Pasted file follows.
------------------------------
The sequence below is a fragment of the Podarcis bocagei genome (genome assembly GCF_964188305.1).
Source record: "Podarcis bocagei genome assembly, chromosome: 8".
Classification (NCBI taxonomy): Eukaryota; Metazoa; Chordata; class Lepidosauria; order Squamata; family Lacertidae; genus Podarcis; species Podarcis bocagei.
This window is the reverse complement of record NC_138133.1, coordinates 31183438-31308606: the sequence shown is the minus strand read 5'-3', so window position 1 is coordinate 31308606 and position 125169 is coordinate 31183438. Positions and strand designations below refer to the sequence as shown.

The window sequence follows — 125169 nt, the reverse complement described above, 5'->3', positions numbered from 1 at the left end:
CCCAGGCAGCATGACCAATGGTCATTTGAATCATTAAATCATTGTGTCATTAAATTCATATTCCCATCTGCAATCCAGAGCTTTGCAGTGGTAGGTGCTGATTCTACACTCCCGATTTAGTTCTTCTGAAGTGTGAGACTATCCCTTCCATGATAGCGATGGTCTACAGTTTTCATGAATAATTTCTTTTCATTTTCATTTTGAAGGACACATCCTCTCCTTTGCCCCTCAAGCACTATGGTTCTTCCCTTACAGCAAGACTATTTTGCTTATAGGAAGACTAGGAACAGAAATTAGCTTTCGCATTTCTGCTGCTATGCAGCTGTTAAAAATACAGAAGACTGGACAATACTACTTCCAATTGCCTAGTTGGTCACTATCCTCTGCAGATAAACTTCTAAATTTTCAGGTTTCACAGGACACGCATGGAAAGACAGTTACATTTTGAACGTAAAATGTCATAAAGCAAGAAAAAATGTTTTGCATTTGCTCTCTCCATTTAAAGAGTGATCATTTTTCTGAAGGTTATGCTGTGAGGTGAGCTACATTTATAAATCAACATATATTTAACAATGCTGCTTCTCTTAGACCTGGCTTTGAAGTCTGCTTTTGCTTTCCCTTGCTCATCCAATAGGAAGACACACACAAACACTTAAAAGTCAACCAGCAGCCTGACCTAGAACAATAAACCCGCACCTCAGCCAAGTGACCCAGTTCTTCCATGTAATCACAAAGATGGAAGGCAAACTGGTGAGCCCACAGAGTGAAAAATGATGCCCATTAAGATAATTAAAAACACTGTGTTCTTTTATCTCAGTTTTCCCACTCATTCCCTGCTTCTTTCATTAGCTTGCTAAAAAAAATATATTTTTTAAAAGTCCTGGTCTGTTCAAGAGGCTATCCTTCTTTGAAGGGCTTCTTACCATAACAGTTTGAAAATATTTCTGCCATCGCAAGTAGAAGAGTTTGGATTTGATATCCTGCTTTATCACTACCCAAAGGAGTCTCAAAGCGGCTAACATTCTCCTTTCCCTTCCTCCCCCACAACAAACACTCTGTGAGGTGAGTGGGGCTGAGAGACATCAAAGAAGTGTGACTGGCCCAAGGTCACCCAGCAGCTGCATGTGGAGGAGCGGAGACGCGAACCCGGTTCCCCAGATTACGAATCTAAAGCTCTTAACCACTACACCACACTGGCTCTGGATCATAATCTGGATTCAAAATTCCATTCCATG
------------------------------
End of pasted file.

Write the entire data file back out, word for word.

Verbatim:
The sequence below is a fragment of the Podarcis bocagei genome (genome assembly GCF_964188305.1).
Source record: "Podarcis bocagei genome assembly, chromosome: 8".
Classification (NCBI taxonomy): Eukaryota; Metazoa; Chordata; class Lepidosauria; order Squamata; family Lacertidae; genus Podarcis; species Podarcis bocagei.
This window is the reverse complement of record NC_138133.1, coordinates 31183438-31308606: the sequence shown is the minus strand read 5'-3', so window position 1 is coordinate 31308606 and position 125169 is coordinate 31183438. Positions and strand designations below refer to the sequence as shown.

The window sequence follows — 125169 nt, the reverse complement described above, 5'->3', positions numbered from 1 at the left end:
CCCAGGCAGCATGACCAATGGTCATTTGAATCATTAAATCATTGTGTCATTAAATTCATATTCCCATCTGCAATCCAGAGCTTTGCAGTGGTAGGTGCTGATTCTACACTCCCGATTTAGTTCTTCTGAAGTGTGAGACTATCCCTTCCATGATAGCGATGGTCTACAGTTTTCATGAATAATTTCTTTTCATTTTCATTTTGAAGGACACATCCTCTCCTTTGCCCCTCAAGCACTATGGTTCTTCCCTTACAGCAAGACTATTTTGCTTATAGGAAGACTAGGAACAGAAATTAGCTTTCGCATTTCTGCTGCTATGCAGCTGTTAAAAATACAGAAGACTGGACAATACTACTTCCAATTGCCTAGTTGGTCACTATCCTCTGCAGATAAACTTCTAAATTTTCAGGTTTCACAGGACACGCATGGAAAGACAGTTACATTTTGAACGTAAAATGTCATAAAGCAAGAAAAAATGTTTTGCATTTGCTCTCTCCATTTAAAGAGTGATCATTTTTCTGAAGGTTATGCTGTGAGGTGAGCTACATTTATAAATCAACATATATTTAACAATGCTGCTTCTCTTAGACCTGGCTTTGAAGTCTGCTTTTGCTTTCCCTTGCTCATCCAATAGGAAGACACACACAAACACTTAAAAGTCAACCAGCAGCCTGACCTAGAACAATAAACCCGCACCTCAGCCAAGTGACCCAGTTCTTCCATGTAATCACAAAGATGGAAGGCAAACTGGTGAGCCCACAGAGTGAAAAATGATGCCCATTAAGATAATTAAAAACACTGTGTTCTTTTATCTCAGTTTTCCCACTCATTCCCTGCTTCTTTCATTAGCTTGCTAAAAAAAATATATTTTTTAAAAGTCCTGGTCTGTTCAAGAGGCTATCCTTCTTTGAAGGGCTTCTTACCATAACAGTTTGAAAATATTTCTGCCATCGCAAGTAGAAGAGTTTGGATTTGATATCCTGCTTTATCACTACCCAAAGGAGTCTCAAAGCGGCTAACATTCTCCTTTCCCTTCCTCCCCCACAACAAACACTCTGTGAGGTGAGTGGGGCTGAGAGACATCAAAGAAGTGTGACTGGCCCAAGGTCACCCAGCAGCTGCATGTGGAGGAGCGGAGACGCGAACCCGGTTCCCCAGATTACGAATCTAAAGCTCTTAACCACTACACCACACTGGCTCTGGATCATAATCTGGATTCAAAATTCCATTCCATG